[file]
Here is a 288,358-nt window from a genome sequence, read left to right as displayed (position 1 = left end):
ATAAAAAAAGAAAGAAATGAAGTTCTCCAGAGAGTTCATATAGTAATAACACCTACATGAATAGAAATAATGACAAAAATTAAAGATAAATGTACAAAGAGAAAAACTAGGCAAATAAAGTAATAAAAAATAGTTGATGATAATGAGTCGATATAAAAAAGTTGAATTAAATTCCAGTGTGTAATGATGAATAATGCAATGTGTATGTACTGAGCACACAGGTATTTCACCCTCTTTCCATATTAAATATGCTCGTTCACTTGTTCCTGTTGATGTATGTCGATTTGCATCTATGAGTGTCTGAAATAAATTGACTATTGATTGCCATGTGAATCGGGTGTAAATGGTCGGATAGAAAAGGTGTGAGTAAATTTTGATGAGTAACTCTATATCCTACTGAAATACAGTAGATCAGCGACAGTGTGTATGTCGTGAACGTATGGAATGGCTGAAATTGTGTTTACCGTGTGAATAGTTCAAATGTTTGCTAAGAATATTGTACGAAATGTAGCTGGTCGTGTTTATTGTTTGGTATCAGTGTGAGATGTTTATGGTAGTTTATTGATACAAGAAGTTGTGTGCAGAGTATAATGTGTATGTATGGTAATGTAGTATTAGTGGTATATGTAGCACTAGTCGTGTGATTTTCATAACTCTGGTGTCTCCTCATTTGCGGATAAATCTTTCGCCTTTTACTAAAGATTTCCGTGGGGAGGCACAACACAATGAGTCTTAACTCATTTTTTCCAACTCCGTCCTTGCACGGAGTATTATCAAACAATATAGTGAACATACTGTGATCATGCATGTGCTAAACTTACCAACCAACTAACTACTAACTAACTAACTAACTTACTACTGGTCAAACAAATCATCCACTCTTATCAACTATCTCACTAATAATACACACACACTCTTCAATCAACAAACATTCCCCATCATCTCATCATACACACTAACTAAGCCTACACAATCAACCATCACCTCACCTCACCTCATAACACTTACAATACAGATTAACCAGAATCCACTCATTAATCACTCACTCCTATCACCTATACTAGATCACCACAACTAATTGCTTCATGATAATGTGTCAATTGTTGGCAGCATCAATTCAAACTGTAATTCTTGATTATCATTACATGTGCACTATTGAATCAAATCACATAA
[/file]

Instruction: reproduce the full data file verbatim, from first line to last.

Here is a 288,358-nt window from a genome sequence, read left to right as displayed (position 1 = left end):
ATAAAAAAAGAAAGAAATGAAGTTCTCCAGAGAGTTCATATAGTAATAACACCTACATGAATAGAAATAATGACAAAAATTAAAGATAAATGTACAAAGAGAAAAACTAGGCAAATAAAGTAATAAAAAATAGTTGATGATAATGAGTCGATATAAAAAAGTTGAATTAAATTCCAGTGTGTAATGATGAATAATGCAATGTGTATGTACTGAGCACACAGGTATTTCACCCTCTTTCCATATTAAATATGCTCGTTCACTTGTTCCTGTTGATGTATGTCGATTTGCATCTATGAGTGTCTGAAATAAATTGACTATTGATTGCCATGTGAATCGGGTGTAAATGGTCGGATAGAAAAGGTGTGAGTAAATTTTGATGAGTAACTCTATATCCTACTGAAATACAGTAGATCAGCGACAGTGTGTATGTCGTGAACGTATGGAATGGCTGAAATTGTGTTTACCGTGTGAATAGTTCAAATGTTTGCTAAGAATATTGTACGAAATGTAGCTGGTCGTGTTTATTGTTTGGTATCAGTGTGAGATGTTTATGGTAGTTTATTGATACAAGAAGTTGTGTGCAGAGTATAATGTGTATGTATGGTAATGTAGTATTAGTGGTATATGTAGCACTAGTCGTGTGATTTTCATAACTCTGGTGTCTCCTCATTTGCGGATAAATCTTTCGCCTTTTACTAAAGATTTCCGTGGGGAGGCACAACACAATGAGTCTTAACTCATTTTTTCCAACTCCGTCCTTGCACGGAGTATTATCAAACAATATAGTGAACATACTGTGATCATGCATGTGCTAAACTTACCAACCAACTAACTACTAACTAACTAACTAACTTACTACTGGTCAAACAAATCATCCACTCTTATCAACTATCTCACTAATAATACACACACACTCTTCAATCAACAAACATTCCCCATCATCTCATCATACACACTAACTAAGCCTACACAATCAACCATCACCTCACCTCACCTCATAACACTTACAATACAGATTAACCAGAATCCACTCATTAATCACTCACTCCTATCACCTATACTAGATCACCACAACTAATTGCTTCATGATAATGTGTCAATTGTTGGCAGCATCAATTCAAACTGTAATTCTTGATTATCATTACATGTGCACTATTGAATCAAATCACATAA